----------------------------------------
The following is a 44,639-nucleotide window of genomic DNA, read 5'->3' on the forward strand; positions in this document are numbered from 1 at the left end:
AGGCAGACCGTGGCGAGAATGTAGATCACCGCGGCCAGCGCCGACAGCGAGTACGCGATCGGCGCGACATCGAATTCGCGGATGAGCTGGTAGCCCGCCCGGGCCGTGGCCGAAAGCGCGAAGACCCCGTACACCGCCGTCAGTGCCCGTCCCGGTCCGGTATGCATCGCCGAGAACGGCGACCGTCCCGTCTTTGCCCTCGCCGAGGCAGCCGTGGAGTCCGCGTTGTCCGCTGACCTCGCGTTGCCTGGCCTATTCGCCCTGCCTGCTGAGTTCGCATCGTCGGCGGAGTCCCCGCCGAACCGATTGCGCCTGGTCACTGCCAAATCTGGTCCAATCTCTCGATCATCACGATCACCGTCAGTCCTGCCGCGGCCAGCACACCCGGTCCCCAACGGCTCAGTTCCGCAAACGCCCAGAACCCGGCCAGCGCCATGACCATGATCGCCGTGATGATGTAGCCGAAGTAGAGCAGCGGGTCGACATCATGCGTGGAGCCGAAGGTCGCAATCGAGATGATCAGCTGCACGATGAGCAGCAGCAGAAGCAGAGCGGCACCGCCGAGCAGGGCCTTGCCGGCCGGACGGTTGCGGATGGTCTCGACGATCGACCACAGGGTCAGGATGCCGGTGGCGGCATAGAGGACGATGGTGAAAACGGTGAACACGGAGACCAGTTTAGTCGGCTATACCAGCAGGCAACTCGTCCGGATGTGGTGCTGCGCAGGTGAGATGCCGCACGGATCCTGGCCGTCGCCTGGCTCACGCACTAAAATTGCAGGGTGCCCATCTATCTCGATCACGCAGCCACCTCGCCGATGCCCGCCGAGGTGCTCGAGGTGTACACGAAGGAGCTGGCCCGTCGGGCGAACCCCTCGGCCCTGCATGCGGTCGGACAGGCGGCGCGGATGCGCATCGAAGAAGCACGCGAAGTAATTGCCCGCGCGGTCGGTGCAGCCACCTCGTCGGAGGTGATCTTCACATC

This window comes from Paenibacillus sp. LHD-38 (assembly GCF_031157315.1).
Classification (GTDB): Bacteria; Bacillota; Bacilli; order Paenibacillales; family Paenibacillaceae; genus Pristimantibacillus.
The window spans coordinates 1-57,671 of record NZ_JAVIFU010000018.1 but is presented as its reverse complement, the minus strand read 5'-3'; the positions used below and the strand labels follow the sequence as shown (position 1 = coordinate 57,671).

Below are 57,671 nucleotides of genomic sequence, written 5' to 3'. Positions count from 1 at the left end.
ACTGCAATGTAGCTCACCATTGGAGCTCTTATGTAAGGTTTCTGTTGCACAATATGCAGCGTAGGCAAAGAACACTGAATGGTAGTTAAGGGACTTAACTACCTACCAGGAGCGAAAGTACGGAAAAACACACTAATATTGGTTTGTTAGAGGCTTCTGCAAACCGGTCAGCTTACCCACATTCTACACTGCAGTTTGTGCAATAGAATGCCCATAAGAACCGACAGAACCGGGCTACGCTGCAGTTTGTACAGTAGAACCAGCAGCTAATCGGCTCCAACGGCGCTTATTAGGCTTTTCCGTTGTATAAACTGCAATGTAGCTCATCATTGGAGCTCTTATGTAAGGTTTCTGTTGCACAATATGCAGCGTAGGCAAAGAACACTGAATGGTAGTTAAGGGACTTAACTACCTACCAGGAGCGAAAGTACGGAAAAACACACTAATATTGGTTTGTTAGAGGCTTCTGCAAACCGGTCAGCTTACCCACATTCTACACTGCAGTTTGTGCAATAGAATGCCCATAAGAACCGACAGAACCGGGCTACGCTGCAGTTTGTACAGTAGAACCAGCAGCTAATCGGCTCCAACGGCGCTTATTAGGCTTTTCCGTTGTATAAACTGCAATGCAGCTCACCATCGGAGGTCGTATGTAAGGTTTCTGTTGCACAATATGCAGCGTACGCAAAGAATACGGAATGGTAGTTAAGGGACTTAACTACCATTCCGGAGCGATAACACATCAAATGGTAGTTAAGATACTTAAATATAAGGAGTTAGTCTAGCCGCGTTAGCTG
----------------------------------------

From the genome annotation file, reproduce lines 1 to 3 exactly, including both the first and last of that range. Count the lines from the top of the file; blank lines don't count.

The following is a 44,639-nucleotide window of genomic DNA, read 5'->3' on the forward strand; positions in this document are numbered from 1 at the left end:
AGGCAGACCGTGGCGAGAATGTAGATCACCGCGGCCAGCGCCGACAGCGAGTACGCGATCGGCGCGACATCGAATTCGCGGATGAGCTGGTAGCCCGCCCGGGCCGTGGCCGAAAGCGCGAAGACCCCGTACACCGCCGTCAGTGCCCGTCCCGGTCCGGTATGCATCGCCGAGAACGGCGACCGTCCCGTCTTTGCCCTCGCCGAGGCAGCCGTGGAGTCCGCGTTGTCCGCTGACCTCGCGTTGCCTGGCCTATTCGCCCTGCCTGCTGAGTTCGCATCGTCGGCGGAGTCCCCGCCGAACCGATTGCGCCTGGTCACTGCCAAATCTGGTCCAATCTCTCGATCATCACGATCACCGTCAGTCCTGCCGCGGCCAGCACACCCGGTCCCCAACGGCTCAGTTCCGCAAACGCCCAGAACCCGGCCAGCGCCATGACCATGATCGCCGTGATGATGTAGCCGAAGTAGAGCAGCGGGTCGACATCATGCGTGGAGCCGAAGGTCGCAATCGAGATGATCAGCTGCACGATGAGCAGCAGCAGAAGCAGAGCGGCACCGCCGAGCAGGGCCTTGCCGGCCGGACGGTTGCGGATGGTCTCGACGATCGACCACAGGGTCAGGATGCCGGTGGCGGCATAGAGGACGATGGTGAAAACGGTGAACACGGAGACCAGTTTAGTCGGCTATACCAGCAGGCAACTCGTCCGGATGTGGTGCTGCGCAGGTGAGATGCCGCACGGATCCTGGCCGTCGCCTGGCTCACGCACTAAAATTGCAGGGTGCCCATCTATCTCGATCACGCAGCCACCTCGCCGATGCCCGCCGAGGTGCTCGAGGTGTACACGAAGGAGCTGGCCCGTCGGGCGAACCCCTCGGCCCTGCATGCGGTCGGACAGGCGGCGCGGATGCGCATCGAAGAAGCACGCGAAGTAATTGCCCGCGCGGTCGGTGCAGCCACCTCGTCGGAGGTGATCTTCACATC

This window comes from Paenibacillus sp. LHD-38 (assembly GCF_031157315.1).